Tournament favorites Belgium will look to continue its unbeaten qualifiers run in the Euro 2020 as it takes on Russia in its opening Group B match in St. Petersburg Saturday.
Romping through the European Championship qualifiers, Belgium looked every bit the top-ranked team in world football and strong contenders for its first major tournament title.
However, hopes for the finals have been dealt a serious blow by a series of injuries to key members of the team.
Belgium will likely be without Kevin De Bruyne and Axel Witsel and have captain Eden Hazard only on the bench against Russia.
The absence of such a quality trio, essentially the heartbeat of the team, would be fatal to most. But Belgium’s considerable resources mean it is an opportunity for Youri Tielemans to step up into a leading role, just one month after his FA Cup final heroics.
Up front, Romelu Lukaku comes into the tournament on the back of a leading role in Inter Milan’s Serie A success and confirmed his form by extending his scoring record for Belgium to 60 goals with the winner in Sunday’s friendly against Croatia.
One of those 60 came in November 2019 when Belgium was last in St. Petersburg, thumping its Russian hosts 4-1 to ensure a 100% finish to its qualifying campaign.
Russia qualified a distant second, six points behind in the group, and Saturday’s home advantage seems irrelevant given how comprehensively Belgium picked them apart previously.
"Yes, their team is strong, but we will make every effort to play well against them," conceded Anton Shunin, who has the difficult task of filling the void in the Russian team left by the talismanic goalkeeper Igor Akinfeev.
Russia will need its 1.98-meter (6 feet 6 inches) striker Artyom Dzyuba to prove disruptive, with the assistance of Denis Cheryshev and Alexander Golovin, if they are to stand any chance.
But its best chance of success could be a five-man defense set out to frustrate its guests. That was how they forced a draw with Spain in the last 16 at the World Cup in 2018, which allowed them to reach the quarterfinals via a penalty shootout.
Wales was the surprise packages of the 2016 European Championship but it kicks off the Group A campaign against Switzerland in Baku on Saturday with a very different team.
Five years ago, under Chris Coleman, the Welsh, playing in its first major tournament for 58 years, reached the semifinals before losing to eventual winners Portugal.
Only eight players survive from a campaign, which gave Welsh football the belief that it can compete against the bigger nations and Coleman has long since gone, replaced by former Manchester United winger Ryan Giggs.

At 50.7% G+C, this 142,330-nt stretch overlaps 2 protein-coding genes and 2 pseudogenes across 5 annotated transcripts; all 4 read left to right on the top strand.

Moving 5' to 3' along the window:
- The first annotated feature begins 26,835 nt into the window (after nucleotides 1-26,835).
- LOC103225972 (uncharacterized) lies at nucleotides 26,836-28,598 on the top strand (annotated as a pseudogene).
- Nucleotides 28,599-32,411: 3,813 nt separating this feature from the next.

Giggs' assistant Robert Page will take charge of the side during this tournament in the absence of Giggs, who faces charges of assaulting two women and has pleaded not guilty.
Much is still expected of the star of 2016, Gareth Bale, despite his disappointments at club level with Real Madrid and Tottenham Hotspur, but it is the younger faces who are generating most of the optimism.
Winger Daniel James of Manchester United has outstanding speed, Liverpool midfielder Nico Williams has gained Premier League experience under Juergen Klopp and Ethan Ampadu of Chelsea spent last season on loan at Sheffield United.
Harry Wilson and David Brooks are two other talents, both with technical skills, who could make an impact for Page's side.
"It is crucial, it’s the first game and you want to get off to a good start," said Page, who having worked with the age-group teams, has a strong link with his younger players.
"They’re great characters, first and foremost. I’ve worked with them through Under-19s and U-21s, so I know them as people, as characters. I know they’ve got ability. And they’ve made that transition and step-up really smoothly, so that’s credit to them as well.
"They’ve just got to be themselves. Yes, you’re playing against the best teams in Europe, but we’ve proven in recent months...that we can compete against the best," he said.
But the Swiss reached the last 16 in the World Cup in Russia in 2018 and in France two years earlier and are a solid side who will fancy its chances of progressing from Group A – which also includes Italy and Turkey.
Vladimir Petkovic's team lost just one game in qualifying and in Arsenal midfielder Granit Xhaka and Liverpool playmaker Xherdan Shaqiri he has experienced players comfortable at this level.
Borussia Moenchengladbach's Breel Embolo and Benfica's Haris Seferovic are a handful in attack but much will depend on Shaqiri to provide the creative spark.
"We respect our opponents – that's very important – but we're not scared of anyone," Petkovic said.
In the other match of the day, Euro 1992 champions Denmark will come head to head with Finland in Copenhagen.
Finland goalkeeper Lukas Hradecky didn't sugarcoat things when summing up the difference between his team and Denmark at the European Championship.
“They have better players than us in every position,” Hradecky said bluntly ahead of Finland's major tournament debut at Euro 2020.
Finland, though, showed great cohesiveness in qualifying for its first major tournament under coach Markku Kanerva. That's in part because the core of Kanerva's team has been together since he led them to the Under-19 European Championship in 2009.
With that kind of tight-knit bond, Finland could spring a few surprises at Euro 2020. And Denmark, of course, knows all about springing an upset at this tournament – having won the 1992 European Championship in one of the sport's biggest shocks.
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